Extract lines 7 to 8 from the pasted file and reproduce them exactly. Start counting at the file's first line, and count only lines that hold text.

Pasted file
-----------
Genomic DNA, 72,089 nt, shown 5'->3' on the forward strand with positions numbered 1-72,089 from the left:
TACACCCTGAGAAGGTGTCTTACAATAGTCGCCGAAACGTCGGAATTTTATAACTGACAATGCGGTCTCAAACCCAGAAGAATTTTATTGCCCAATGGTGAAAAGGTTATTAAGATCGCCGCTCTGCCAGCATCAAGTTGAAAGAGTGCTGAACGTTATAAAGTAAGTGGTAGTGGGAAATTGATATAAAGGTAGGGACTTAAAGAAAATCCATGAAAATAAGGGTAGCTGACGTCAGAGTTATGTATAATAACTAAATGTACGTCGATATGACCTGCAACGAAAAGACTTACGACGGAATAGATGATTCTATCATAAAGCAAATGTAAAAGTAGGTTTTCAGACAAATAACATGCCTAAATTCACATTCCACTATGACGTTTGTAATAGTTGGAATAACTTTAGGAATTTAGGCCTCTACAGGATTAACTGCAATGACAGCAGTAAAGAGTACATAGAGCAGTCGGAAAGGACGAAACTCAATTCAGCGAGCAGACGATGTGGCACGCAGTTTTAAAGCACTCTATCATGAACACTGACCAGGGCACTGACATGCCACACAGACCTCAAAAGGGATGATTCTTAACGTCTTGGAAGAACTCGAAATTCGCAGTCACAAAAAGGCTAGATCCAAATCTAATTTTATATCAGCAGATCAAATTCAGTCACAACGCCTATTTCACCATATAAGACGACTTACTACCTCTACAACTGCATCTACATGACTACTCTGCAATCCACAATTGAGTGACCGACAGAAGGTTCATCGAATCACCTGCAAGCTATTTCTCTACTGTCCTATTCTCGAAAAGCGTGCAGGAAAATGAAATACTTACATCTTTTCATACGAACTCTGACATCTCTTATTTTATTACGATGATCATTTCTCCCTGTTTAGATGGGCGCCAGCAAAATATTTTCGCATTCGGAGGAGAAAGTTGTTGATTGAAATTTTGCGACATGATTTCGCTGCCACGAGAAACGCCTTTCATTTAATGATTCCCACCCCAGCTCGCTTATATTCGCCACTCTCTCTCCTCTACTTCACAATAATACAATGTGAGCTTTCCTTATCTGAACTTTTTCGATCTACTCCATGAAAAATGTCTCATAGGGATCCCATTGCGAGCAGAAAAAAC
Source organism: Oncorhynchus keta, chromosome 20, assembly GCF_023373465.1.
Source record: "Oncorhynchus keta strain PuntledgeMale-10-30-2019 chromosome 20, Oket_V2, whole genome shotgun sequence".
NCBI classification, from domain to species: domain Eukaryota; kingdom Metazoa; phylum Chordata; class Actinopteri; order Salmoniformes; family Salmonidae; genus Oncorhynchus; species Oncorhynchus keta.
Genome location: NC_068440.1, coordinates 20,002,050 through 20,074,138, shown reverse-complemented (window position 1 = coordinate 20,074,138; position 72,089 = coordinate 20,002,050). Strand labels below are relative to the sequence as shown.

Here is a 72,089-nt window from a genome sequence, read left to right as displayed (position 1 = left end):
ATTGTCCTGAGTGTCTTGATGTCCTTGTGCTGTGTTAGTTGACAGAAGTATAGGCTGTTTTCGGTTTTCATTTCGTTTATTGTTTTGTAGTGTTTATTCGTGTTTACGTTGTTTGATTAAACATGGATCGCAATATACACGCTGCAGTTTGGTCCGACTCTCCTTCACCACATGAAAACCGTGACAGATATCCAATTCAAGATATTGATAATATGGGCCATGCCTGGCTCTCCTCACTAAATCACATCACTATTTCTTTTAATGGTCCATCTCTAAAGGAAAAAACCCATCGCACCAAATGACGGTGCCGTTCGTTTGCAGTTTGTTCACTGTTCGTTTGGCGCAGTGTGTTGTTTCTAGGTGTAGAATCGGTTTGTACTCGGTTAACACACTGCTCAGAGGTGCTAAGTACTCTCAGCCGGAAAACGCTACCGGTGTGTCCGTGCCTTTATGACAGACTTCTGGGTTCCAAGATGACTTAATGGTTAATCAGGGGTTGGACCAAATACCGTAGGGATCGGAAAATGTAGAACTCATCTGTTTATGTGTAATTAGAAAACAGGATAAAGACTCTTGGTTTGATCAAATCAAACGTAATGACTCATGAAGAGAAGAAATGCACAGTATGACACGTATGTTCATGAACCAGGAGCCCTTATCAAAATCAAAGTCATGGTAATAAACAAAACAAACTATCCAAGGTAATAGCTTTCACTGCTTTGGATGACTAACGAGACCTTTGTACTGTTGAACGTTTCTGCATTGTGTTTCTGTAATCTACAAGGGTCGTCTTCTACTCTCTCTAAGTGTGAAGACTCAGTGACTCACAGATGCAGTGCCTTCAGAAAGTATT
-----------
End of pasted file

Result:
Here is a 72,089-nt window from a genome sequence, read left to right as displayed (position 1 = left end):
ATTGTCCTGAGTGTCTTGATGTCCTTGTGCTGTGTTAGTTGACAGAAGTATAGGCTGTTTTCGGTTTTCATTTCGTTTATTGTTTTGTAGTGTTTATTCGTGTTTACGTTGTTTGATTAAACATGGATCGCAATATACACGCTGCAGTTTGGTCCGACTCTCCTTCACCACATGAAAACCGTGACAGATATCCAATTCAAGATATTGATAATATGGGCCATGCCTGGCTCTCCTCACTAAATCACATCACTATTTCTTTTAATGGTCCATCTCTAAAGGAAAAAACCCATCGCACCAAATGACGGTGCCGTTCGTTTGCAGTTTGTTCACTGTTCGTTTGGCGCAGTGTGTTGTTTCTAGGTGTAGAATCGGTTTGTACTCGGTTAACACACTGCTCAGAGGTGCTAAGTACTCTCAGCCGGAAAACGCTACCGGTGTGTCCGTGCCTTTATGACAGACTTCTGGGTTCCAAGATGACTTAATGGTTAATCAGGGGTTGGACCAAATACCGTAGGGATCGGAAAATGTAGAACTCATCTGTTTATGTGTAATTAGAAAACAGGATAAAGACTCTTGGTTTGATCAAATCAAACGTAATGACTCATGAAGAGAAGAAATGCACAGTATGACACGTATGTTCATGAACCAGGAGCCCTTATCAAAATCAAAGTCATGGTAATAAACAAAACAAACTATCCAAGGTAATAGCTTTCACTGCTTTGGATGACTAACGAGACCTTTGTACTGTTGAACGTTTCTGCATTGTGTTTCTGTAATCTACAAGGGTCGTCTTCTACTCTCTCTAAGTGTGAAGACTCAGTGACTCACAGATGCAGTGCCTTCAGAAAGTATT